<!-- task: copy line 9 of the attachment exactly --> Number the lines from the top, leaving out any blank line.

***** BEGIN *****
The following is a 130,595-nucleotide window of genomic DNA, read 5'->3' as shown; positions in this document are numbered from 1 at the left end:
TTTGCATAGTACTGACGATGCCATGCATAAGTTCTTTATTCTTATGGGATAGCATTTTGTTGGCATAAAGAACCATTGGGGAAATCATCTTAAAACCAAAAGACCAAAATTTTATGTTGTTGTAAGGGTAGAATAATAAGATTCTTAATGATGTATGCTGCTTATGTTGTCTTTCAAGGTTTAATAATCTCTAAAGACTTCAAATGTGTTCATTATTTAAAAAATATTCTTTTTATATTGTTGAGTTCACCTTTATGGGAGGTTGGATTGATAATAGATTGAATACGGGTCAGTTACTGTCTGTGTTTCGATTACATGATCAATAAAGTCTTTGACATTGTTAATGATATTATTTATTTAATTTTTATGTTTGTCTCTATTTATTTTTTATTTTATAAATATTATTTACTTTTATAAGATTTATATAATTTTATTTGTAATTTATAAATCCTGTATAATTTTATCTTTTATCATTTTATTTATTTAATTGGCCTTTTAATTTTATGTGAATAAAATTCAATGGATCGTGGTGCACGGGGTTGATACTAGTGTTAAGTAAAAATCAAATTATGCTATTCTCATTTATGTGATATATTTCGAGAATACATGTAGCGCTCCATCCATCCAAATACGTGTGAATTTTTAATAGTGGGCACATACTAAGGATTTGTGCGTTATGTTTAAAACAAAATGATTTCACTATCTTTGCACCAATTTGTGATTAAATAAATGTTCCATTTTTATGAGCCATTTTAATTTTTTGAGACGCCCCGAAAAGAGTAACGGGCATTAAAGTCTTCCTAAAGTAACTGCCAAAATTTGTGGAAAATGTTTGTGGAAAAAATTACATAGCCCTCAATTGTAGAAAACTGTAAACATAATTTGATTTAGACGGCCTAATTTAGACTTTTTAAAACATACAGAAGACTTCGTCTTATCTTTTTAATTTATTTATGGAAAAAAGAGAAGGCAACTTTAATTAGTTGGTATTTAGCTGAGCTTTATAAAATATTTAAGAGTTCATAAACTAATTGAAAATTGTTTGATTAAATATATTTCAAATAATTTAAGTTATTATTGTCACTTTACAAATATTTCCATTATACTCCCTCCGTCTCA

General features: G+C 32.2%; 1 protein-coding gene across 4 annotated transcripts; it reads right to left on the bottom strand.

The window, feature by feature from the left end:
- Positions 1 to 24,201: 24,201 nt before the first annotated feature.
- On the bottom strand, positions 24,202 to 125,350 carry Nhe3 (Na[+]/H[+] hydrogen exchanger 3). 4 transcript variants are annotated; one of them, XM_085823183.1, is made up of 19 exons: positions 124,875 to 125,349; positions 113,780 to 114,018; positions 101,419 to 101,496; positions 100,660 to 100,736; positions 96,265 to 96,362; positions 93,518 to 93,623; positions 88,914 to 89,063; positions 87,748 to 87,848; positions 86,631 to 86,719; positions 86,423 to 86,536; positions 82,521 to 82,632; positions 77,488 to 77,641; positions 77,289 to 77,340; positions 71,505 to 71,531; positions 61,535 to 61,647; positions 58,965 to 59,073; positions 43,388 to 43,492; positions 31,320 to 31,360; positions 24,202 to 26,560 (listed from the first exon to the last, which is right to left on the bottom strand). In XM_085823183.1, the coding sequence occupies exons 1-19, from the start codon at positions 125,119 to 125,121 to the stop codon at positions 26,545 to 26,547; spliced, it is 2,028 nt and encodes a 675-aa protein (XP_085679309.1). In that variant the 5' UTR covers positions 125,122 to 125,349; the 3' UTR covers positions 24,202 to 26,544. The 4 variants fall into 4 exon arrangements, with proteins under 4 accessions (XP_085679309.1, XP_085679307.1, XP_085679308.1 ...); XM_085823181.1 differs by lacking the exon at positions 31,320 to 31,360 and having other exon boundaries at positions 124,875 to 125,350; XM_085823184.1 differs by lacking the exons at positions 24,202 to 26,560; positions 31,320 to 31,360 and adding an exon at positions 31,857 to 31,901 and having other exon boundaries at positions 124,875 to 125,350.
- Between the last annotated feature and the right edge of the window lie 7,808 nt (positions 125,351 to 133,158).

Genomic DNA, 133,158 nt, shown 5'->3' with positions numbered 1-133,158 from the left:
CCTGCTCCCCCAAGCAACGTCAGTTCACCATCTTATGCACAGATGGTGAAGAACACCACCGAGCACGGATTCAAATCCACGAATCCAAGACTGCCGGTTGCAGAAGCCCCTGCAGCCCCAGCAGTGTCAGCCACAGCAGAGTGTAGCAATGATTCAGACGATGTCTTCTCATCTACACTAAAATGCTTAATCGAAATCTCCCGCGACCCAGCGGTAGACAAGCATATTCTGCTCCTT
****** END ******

CCTGCTCCCCCAAGCAACGTCAGTTCACCATCTTATGCACAGATGGTGAAGAACACCACCGAGCACGGATTCAAATCCACGAATCCAAGACTGCCGGTTGCAGAAGCCCCTGCAGCCCCAGCAGTGTCAGCCACAGCAGAGTGTAGCAATGATTCAGACGATGTCTTCTCATCTACACTAAAATGCTTAATCGAAATCTCCCGCGACCCAGCGGTAGACAAGCATATTCTGCTCCTT